From aboard the IMDboat at San Diego Comic-Con, Kevin Smith talks to the cast of "Teen Wolf" about the solemn yet celebratory panel for the upcoming season. This news and more in our Guide to Comic-Con.
Legendary New York graffiti artist Lee Quinones plays the part of Zoro, the city's hottest and most elusive graffiti writer. The actual story of the movie concerns the tension between ... See full summary »
'Lee' George Quinones,
Fab 5 Freddy
A feature-length documentary film about hip-hop DJing, otherwise known as turntablism. From the South Bronx in the 1970s to San Francisco now, the world's best scratchers, beat-diggers, ... See full summary »
In this movie based on the early days of Def Jam Recordings, up-and-coming manager Russell Walker manages all the hottest acts on the record label Krush Groove Records, which include ... See full summary »
A documentary that reveals how a forgotten record by the Incredible Bongo Band helped cement the foundation of hip hop when DJ Herc extended its percussion by playing them back to back, creating an anthem on the streets of the Bronx.
Perhaps eclipsing the recent Spellbound as the best documentary of the last few years, The Freshest Kids brilliantly chronicles the birth, death, and reemergence of the B Boy and all encompassing facets of break culture.
Director Israel's passion for the B Boy world exudes with every frame, and the work put into such a film constitutes the highest acclaim. Being a B Boy student myself, this movie solidifies itself as the ultimate primer on hip hop, graffiti art, and of course highlights power moves, top rock, flair, low rock, and freezes as it tries to reaffirm breakin as a cultural phenomenon refusing to fade. The Freshest Kids touches on the dismantling of breakin by the government and the transition to crime many dancers took after the saturation of the market in the 80s. The reunions of today are still pockmarked by cop interference. At one point, B Boy "elder" Crazy Legs turns to the camera after riot cops rain in, "All this over dancing..."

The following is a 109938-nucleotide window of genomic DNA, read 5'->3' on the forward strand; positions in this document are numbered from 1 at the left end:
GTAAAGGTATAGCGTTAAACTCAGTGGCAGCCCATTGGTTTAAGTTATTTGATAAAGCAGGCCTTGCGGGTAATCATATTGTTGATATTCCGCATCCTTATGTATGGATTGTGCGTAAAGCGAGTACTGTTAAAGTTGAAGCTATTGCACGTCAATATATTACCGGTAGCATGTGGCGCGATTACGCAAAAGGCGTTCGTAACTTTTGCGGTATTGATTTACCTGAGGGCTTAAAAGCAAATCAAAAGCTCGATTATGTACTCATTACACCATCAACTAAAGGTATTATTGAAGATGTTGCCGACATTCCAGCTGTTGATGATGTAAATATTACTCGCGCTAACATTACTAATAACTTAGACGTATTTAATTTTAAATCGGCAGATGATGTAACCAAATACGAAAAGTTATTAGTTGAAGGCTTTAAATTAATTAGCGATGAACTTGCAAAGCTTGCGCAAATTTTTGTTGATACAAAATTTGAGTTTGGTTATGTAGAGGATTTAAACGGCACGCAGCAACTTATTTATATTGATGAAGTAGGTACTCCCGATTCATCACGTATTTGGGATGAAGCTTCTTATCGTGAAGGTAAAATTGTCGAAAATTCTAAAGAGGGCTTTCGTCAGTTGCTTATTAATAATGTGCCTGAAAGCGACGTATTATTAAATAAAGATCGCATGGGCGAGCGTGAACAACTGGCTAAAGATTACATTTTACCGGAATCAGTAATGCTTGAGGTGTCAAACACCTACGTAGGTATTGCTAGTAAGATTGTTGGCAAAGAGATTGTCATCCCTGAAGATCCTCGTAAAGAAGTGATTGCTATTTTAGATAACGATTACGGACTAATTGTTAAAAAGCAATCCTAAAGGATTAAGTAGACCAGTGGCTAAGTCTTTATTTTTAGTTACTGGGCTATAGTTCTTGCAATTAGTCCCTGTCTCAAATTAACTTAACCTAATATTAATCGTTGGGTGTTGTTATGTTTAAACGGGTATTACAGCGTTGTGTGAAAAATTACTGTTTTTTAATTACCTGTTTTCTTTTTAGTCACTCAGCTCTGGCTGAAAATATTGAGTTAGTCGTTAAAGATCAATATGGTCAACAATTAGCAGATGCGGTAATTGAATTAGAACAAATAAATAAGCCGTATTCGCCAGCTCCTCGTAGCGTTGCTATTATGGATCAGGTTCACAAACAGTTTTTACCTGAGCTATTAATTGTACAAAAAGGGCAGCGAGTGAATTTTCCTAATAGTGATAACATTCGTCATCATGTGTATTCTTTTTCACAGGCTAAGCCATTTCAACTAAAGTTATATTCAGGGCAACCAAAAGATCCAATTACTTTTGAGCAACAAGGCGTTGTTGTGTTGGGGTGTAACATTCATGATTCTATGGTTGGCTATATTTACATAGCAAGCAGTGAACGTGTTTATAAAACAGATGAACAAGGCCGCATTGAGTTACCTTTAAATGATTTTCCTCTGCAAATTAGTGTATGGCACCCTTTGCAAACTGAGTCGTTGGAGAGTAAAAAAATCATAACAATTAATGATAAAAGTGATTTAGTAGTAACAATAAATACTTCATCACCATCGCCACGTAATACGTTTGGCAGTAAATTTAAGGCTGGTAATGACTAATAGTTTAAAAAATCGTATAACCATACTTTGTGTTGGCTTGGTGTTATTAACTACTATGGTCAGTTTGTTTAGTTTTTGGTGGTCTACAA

Even if I hated everything hip hop, the film itself is done with such technical and directorial deftness that I would have taken notice and commended it.
It's hard to express what b-boying does to you, it's too visceral to try explaining. However, this film is such a charge to the core that it's impossible to not want to battle right after seeing it. I suck so I'd get burned right away but after the moves showcased in this movie, I'm humbled already.
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